Sunday, March 28, 2021

Palm Sunday


Entry of Christ into Jerusalem by van Dyck

"All desire to rejoice with Him, few are willing to endure anything for Him, or with Him. Many follow Jesus unto the breaking of bread; but few to the drinking of the cup of His passion. Many reverence His miracles, few follow the ignominy of His cross. Many love Jesus so long as no adversities befall them."

                                                                  -  from the Imitation of Christ, by Thomas a Kempis

Saturday, March 27, 2021


 The grass is entirely green now, and all it takes is a warm day. It had begun to turn a couple of weeks back with those two days of warmth, and then stopped the greening when it cooled down. This week was enough to finish it - it makes such a difference, to see green grass all around! And the maples have their red buds all over them.

And Easter is coming. 

I heard a question on the radio the other day - they wanted to know if anyone could guess which president said this:  "The nine most terrifying words in the English language are, 'I'm from the government and I'm here to help.'"  I said to myself, that sounds like something Reagan would say, and I was right. Good old Ronnie. Life was simpler then.

I thought I would've had some seeds started inside by now, but you can only do so many things in one day, and Sweetie's condition has been occupying my mind a lot this week; she took a turn for the worse over last weekend and can't seem to eat by herself anymore. So, we fish her out of whatever corner she's hiding herself and squirt some thinned-out soft food in her mouth a few times a day. She can still drink from the water bowl on her own. The vet's coming on Monday, and I hope she can help us figure out a way to clean her - she doesn't groom herself and she is dirty and smelly, poor mite. But she's so hostile to any kind of messing with her little person - she really is the most difficult cat I've ever dealt with. But I feel sorry, and I think she understands we're trying to help her when we disturb her so often. If she can be sedated so she can be bathed that would be great; it's a terrible situation but today she came out from hiding for a bit and scratched on a cardboard scratching thing. The reason she hides is not because of her illness, but because she does not like being bothered so often by us - this I know. The vet ordered a pain med for her which should arrive soon. We'll see. She still enjoys hearing the chant CDs I play every day.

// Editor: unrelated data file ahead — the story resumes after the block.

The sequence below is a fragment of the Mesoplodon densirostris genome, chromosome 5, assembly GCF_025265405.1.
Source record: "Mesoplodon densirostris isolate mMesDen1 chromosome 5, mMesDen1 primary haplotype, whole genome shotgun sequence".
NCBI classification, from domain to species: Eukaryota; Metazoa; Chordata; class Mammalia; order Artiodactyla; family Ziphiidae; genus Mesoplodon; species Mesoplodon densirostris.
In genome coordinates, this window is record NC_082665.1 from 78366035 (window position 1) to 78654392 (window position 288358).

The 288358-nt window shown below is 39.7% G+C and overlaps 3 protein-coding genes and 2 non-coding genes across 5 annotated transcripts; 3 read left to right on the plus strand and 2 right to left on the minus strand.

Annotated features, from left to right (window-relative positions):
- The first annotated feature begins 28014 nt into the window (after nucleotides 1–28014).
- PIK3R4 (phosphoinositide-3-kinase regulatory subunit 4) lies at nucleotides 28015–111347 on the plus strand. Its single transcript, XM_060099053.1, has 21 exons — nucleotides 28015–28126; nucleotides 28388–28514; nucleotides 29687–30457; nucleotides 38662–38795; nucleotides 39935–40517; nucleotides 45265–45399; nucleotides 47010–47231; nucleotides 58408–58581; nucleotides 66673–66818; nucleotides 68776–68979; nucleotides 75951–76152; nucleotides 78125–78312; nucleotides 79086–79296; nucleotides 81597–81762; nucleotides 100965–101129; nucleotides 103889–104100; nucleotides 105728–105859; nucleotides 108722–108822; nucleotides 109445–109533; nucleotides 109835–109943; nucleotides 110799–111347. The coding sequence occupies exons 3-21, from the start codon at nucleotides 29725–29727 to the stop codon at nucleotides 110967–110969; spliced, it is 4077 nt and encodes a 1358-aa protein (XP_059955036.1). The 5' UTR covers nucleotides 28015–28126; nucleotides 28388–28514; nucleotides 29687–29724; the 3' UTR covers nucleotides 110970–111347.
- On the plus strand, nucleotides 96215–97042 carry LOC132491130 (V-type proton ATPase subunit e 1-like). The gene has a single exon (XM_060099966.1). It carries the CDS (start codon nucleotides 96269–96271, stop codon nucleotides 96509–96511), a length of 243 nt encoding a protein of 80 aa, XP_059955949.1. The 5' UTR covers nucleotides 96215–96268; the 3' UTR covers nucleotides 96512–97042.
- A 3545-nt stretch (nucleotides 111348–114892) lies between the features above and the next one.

The reading challenge I'm taking part in requires a book written in ancient Greece or Roman times, or one about those times, or even just a novel taking place during those times. I looked around the library and settled on The Roman Way by Edith Hamilton, published in 1932. So interesting! What Charlotte Mason would call a living book, I think, which means non-fiction written in a narrative style. I have never been attracted to those cultures very much - I prefer the middle ages. Still, a chapter from this morning's reading was about Cicero, and apparently we have eight hundred of his letters. 

"Cleopatra. How I detest the woman. You know she lived just across the river from me for several months."  (maybe she snubbed him!) He says that Brutus was charging forty eight percent interest on money he's paid to the people of Salamis! It's becoming more appealing to me - I guess I'm warming up to it. Lots of gossipy stuff.

Thursday, March 25, 2021

springing up

 I could have worn a sleeveless shift today. It was well over seventy and it's still warm - sixty. After chopping the soup vegetables early in the day, I never made the soup. Who need it on a warm day? It's not unheard of in March - very warm temperatures like this happen every, oh, every ten years or so. I always hope for it. 

It was also the Annunciation of the Lord. 

The Just One has descended like dew from above; the earth has opened and the Savior has sprung up.

-  Isaiah 45:8

Some more earthly things are springing up - a friend pointed out a crocus in our front lawn, and a little cluster in the bed where I'd planted some a few years ago. 

A delight. 

Dolly gets so fretful, wanting food All the Time, but then you give it, and she wanders away, seemingly inviting you to bring the dish to the new location. But then maybe she still doesn't eat it, and what you realize (but why should it take so long, when you know she's a music lover) is that she really wants to Hear something. So you put the radio on, right next to her (if you don't, she moves closer to it anyway) and it's quite obvious she's really listening. 

This was Kenny Rogers singing The Gambler. She just likes music, even Kenny Rogers. I didn't care for it, but the classical program was over and the jazz one hadn't begun yet. And I wanted the ipad myself for a change, so I couldn't stream anything for her. She got quiet and settled down immediately, poor little thing. She just wanted the comfort of the sounds, I guess. And maybe she has a little Spring Fever.